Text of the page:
In 2017, Marin County's BayWAVE program completed the Marin Shoreline Sea Level Rise Vulnerability Assessment -- a technical report that details how shoreline flooding will worsen with sea level rise if no actions are taken.
The BayWAVE Vulnerability Assessment identifies specific risks and impacts along the entire bay shoreline, from Sausalito to Novato, for six sea level rise scenarios, shown in the table below. These sea level rise scenarios:
- Were selected using best available science
- Are consistent with state guidance on sea level rise adaptation planning
- Model near, mid, and long-term sea level rise with and without added water levels from major storms
- Include the high tide and storm flooding we already experience in Marin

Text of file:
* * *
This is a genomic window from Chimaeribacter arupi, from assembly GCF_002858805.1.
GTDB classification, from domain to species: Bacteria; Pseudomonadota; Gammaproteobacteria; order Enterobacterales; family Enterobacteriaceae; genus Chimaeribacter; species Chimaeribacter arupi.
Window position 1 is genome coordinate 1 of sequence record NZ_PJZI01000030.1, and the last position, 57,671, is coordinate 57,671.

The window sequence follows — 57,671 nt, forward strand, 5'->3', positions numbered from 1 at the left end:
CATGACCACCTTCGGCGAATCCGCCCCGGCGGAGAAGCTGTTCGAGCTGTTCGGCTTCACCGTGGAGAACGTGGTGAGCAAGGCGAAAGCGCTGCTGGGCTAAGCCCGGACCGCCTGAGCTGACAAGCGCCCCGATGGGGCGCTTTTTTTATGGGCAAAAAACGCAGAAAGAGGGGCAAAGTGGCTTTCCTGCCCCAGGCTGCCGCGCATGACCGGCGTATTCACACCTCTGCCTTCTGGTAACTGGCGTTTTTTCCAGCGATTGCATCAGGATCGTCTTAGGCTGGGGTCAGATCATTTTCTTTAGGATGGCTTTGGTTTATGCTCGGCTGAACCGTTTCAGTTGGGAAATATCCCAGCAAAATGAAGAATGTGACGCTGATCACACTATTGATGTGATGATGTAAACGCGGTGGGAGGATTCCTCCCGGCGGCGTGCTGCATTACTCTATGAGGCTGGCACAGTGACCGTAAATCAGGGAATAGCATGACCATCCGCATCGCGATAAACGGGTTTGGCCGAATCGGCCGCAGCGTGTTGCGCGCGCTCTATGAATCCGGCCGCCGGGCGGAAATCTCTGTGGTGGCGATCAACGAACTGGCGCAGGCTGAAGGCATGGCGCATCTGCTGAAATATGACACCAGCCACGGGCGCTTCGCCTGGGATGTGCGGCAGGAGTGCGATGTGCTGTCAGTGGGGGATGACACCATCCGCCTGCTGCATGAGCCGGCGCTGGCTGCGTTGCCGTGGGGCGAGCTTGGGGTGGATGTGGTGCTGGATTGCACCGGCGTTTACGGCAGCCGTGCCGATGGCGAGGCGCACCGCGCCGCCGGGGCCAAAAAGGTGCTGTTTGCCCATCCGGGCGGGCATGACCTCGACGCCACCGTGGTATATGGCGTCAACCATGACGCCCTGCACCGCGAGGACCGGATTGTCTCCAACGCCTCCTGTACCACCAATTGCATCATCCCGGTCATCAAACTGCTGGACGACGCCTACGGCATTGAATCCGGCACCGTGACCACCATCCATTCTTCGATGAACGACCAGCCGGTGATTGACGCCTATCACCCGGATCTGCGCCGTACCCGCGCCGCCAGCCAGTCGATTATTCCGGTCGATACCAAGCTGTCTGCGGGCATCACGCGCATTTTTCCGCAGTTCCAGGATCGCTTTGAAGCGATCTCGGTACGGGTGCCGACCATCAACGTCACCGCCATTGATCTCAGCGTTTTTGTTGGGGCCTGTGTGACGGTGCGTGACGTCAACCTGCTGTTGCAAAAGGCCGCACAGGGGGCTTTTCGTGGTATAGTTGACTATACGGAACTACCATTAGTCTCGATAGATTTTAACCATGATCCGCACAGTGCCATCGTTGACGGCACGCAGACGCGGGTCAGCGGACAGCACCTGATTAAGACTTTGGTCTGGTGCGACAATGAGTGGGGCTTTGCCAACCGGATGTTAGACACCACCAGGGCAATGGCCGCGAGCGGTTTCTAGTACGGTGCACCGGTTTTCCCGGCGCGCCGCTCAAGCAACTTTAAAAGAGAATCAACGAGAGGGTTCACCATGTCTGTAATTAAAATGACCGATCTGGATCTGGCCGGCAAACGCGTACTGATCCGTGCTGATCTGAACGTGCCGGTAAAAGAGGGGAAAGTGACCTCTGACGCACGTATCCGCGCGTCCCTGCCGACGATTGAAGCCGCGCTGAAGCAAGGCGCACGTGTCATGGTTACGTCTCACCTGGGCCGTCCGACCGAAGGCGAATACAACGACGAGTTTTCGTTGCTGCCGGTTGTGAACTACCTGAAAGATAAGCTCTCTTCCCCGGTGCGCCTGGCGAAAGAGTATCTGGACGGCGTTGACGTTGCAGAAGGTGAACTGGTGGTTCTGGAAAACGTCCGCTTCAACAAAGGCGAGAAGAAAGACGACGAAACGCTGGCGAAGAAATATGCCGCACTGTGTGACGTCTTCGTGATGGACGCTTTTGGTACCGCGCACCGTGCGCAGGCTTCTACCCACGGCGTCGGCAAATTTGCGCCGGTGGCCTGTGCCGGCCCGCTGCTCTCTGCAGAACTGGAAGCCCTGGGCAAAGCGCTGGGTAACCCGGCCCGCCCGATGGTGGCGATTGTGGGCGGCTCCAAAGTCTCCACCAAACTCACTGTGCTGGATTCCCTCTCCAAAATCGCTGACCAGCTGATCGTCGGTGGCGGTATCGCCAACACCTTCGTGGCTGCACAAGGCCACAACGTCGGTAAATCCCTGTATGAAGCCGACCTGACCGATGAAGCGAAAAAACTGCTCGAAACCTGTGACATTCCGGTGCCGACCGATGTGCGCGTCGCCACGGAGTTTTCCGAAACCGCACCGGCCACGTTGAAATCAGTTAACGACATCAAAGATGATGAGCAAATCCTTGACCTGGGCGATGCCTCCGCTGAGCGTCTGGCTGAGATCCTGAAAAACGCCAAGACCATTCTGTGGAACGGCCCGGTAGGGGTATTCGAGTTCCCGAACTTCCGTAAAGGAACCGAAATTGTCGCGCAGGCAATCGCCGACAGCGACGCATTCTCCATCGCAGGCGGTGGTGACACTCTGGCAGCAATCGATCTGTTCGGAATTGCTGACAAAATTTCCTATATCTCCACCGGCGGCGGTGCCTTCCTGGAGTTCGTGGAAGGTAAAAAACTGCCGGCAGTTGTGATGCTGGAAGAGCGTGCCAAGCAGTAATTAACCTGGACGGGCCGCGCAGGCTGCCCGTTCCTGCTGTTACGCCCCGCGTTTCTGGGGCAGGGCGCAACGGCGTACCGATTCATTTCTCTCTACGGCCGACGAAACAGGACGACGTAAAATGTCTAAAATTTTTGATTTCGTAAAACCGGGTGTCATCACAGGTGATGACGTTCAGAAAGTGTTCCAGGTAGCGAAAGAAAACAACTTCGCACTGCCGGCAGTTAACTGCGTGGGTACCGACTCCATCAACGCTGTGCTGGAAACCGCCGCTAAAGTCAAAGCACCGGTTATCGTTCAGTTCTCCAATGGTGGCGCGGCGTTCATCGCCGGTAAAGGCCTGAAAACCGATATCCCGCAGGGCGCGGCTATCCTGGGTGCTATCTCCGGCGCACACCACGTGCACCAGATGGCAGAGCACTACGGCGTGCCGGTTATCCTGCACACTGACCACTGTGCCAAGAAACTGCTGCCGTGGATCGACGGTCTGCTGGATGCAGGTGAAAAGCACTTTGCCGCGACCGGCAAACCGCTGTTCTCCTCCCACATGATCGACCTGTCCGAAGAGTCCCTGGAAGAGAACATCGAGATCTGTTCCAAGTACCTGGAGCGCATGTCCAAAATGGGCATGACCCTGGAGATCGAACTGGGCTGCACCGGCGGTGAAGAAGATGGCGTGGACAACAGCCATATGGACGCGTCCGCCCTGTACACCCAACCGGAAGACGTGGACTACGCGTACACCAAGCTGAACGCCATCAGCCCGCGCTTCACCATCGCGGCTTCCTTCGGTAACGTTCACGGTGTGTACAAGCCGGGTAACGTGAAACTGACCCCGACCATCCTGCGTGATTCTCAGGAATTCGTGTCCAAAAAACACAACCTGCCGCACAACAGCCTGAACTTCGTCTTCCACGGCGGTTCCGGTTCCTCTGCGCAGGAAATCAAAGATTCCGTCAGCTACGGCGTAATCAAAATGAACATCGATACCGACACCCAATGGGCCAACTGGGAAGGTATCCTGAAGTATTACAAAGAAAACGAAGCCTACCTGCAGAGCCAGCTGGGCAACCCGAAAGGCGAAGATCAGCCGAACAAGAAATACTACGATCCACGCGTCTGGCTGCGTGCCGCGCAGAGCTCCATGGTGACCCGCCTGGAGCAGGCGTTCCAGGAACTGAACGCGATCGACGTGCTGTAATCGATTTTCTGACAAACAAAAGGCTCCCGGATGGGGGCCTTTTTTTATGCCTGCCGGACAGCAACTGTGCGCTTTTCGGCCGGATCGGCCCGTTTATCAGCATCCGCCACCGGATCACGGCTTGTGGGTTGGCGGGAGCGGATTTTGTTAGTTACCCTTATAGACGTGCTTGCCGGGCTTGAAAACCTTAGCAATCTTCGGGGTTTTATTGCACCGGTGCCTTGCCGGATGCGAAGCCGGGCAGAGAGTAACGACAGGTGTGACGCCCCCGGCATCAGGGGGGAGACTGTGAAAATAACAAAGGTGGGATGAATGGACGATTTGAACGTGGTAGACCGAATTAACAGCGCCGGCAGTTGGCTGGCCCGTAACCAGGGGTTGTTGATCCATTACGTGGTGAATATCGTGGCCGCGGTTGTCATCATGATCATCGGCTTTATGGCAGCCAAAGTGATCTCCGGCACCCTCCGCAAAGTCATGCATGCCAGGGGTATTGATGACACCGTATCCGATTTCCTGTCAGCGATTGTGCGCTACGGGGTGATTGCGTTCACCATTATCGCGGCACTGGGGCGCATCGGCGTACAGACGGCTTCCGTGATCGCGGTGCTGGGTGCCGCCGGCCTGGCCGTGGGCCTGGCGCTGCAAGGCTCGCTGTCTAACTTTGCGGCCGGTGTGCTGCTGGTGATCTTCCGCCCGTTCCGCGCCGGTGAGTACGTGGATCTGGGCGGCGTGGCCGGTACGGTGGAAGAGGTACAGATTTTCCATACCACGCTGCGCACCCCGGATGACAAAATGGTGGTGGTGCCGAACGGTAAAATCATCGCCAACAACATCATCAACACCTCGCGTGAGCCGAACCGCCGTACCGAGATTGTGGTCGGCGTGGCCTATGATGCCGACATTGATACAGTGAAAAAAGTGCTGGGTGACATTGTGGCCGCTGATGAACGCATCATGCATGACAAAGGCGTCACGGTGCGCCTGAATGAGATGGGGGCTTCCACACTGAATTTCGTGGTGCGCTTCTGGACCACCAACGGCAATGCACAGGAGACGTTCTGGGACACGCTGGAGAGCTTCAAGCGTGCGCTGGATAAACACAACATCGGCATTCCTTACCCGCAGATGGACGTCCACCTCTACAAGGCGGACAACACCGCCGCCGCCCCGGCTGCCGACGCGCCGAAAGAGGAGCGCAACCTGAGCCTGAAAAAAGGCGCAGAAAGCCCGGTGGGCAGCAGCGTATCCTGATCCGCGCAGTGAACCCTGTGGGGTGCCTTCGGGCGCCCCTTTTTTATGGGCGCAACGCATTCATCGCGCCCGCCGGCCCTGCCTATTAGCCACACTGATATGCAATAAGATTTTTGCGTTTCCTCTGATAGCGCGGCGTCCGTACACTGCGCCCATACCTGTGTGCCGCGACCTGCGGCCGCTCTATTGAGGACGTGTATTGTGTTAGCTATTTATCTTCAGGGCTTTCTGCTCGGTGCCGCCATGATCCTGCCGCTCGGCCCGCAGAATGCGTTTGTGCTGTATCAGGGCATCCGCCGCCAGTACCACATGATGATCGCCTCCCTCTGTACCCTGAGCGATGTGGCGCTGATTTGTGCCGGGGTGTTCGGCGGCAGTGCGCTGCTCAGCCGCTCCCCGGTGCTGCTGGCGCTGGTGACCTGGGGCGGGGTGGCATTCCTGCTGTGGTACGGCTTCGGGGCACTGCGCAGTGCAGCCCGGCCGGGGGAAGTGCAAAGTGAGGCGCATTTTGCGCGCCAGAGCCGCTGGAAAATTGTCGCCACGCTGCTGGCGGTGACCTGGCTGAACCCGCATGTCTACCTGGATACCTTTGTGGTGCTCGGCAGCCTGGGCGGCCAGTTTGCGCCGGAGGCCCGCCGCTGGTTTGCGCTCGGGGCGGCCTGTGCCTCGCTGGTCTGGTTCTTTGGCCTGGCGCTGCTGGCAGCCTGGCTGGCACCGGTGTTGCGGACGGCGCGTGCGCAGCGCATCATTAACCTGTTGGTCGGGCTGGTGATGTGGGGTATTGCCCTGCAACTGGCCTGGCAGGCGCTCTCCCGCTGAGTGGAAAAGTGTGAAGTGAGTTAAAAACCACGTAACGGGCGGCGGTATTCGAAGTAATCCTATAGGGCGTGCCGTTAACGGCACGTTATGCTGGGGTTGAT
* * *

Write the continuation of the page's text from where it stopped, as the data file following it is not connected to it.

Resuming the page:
|Sea Level Rise Scenarios|
|BayWAVE Scenarios||Sea Level Rise||Sea level Rise + 100-year storm|
|Near-term (approx. 2030)||10 inches (0.8 feet)||46 inches (3.8 feet)|
|Mid-term (approx. 2050)||20 inches (1.6 feet)||56 inches (4.7 feet)|
|Long-term (approx. 2100)||60 inches (5 feet)||96 inches (8 feet)|
Sea level rise scenarios
While many sea level rise modeling tools are publicly available, the BayWAVE process selected USGS’s Coastal Storm Modeling System (CoSMoS) to model sea level rise impacts countywide. This free tool can be accessed on the Our Coast, Our Future (OCOF) website .
To learn more about the range of available sea level rise models and the BayWAVE scenario selection process, please read this 2015 memo.
Sea level rise is a shared issue—floodwaters do not stop at jurisdictional boundaries. To ensure coordination and consistency across local jurisdictions’ adaptation planning efforts County staff recommend local vulnerability assessments and adaptation plans use the same sea level rise scenarios used in the County’s BayWAVE Vulnerability Assessment process.